"Off the Map" is another series many of Rhimes' biggest fans haven't watched. The show premiered in 2011 and ran for thirteen episodes before being canceled. Rhimes' third medical drama, the series follows seven doctors working at an underfunded clinic in an unnamed South American country. The cast of the series is quite strong, featuring the likes of "Grey's Anatomy" players Jason George and Martin Henderson, Caroline Dhavernas ("Hannibal"), "Friday Night Lights" star Zach Gilford, and Hollywood royalty Mamie Gummer.

Despite its strong cast, "Off the Map" isn't a memorable show. The series features some typically outlandish Shonda plots — the doctors face a giant anaconda and a zip-line accident at one point — but it doesn't quite live up to the standard Rhimes set with "Grey's Anatomy" and "Private Practice." While the fact that it was less outright sexy than "Grey's" could have been the thing that differentiated it from Rhimes' other hits, it ultimately meant that the series was less compelling than viewers expected. All of the actors did an admirable job bringing the source material to life, but the cast never had the chemistry seen in Rhimes' other shows. At times, the unforgivably earnest dialogue didn't help matters. More intrigue was sorely needed.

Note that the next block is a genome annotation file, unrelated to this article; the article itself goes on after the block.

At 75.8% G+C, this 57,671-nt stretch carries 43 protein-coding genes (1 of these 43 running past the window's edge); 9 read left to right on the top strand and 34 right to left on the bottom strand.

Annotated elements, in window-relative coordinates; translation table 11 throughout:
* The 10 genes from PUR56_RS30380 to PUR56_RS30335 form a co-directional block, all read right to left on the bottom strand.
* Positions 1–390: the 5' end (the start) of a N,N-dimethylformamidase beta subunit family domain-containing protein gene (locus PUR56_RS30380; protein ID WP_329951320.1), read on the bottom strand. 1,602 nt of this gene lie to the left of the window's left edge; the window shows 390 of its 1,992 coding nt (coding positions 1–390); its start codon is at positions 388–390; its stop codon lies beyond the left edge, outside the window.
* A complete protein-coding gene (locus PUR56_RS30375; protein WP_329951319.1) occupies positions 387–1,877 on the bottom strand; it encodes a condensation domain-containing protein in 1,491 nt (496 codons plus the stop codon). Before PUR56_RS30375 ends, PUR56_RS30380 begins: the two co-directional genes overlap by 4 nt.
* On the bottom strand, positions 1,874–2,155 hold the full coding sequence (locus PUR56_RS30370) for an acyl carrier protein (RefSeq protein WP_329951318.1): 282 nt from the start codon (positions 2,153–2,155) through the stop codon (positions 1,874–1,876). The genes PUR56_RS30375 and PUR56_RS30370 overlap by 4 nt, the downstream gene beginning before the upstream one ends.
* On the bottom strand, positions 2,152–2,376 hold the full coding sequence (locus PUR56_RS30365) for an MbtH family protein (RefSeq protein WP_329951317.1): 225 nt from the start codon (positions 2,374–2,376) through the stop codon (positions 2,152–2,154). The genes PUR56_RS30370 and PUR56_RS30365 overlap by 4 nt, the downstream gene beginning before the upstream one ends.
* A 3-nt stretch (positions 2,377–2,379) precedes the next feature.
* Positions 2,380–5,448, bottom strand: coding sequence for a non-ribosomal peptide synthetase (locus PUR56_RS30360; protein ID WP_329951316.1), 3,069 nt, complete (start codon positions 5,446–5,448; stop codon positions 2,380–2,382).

The Catch

"The Catch" marked a departure from Rhimes' usual fare, as it wasn't a medical drama or a legal thriller series. But it wasn't exactly a good departure. The problems with "The Catch" goes back to its early days in production. After a failed pilot, showrunner Jennifer Schuur left the series due to creative differences. Shondaland mainstay Allan Heinberg replaced the creator and several cast members were also replaced. When reshooting the pilot, Peter Krause came in as the male lead.

Unfortunately, the series' troubled journey to the screen didn't produce a favorable result. The series follows private detective Alice (Mireille Enos) on a mission to find her fiancé, Benjamin (Krause), who stole her money. She learns that Benjamin is a con man and the FBI is looking for him. Sonya Walger, Nia Vardalos, Gina Torres, and T.R. Night also star in the series.

Although it aired for two seasons (with only twenty episodes in total), the series never really took off. The characters were never as compelling as they should have been. Despite an impressive cast, the series wasn't as smart or sexy as it wanted us to believe it was. Everyone involved is extremely talented (just watch Enos in "The Killing" or Gina Torres in literally anything else). Frankly, they deserved better than this lackluster attempt at a slinky conspiracy.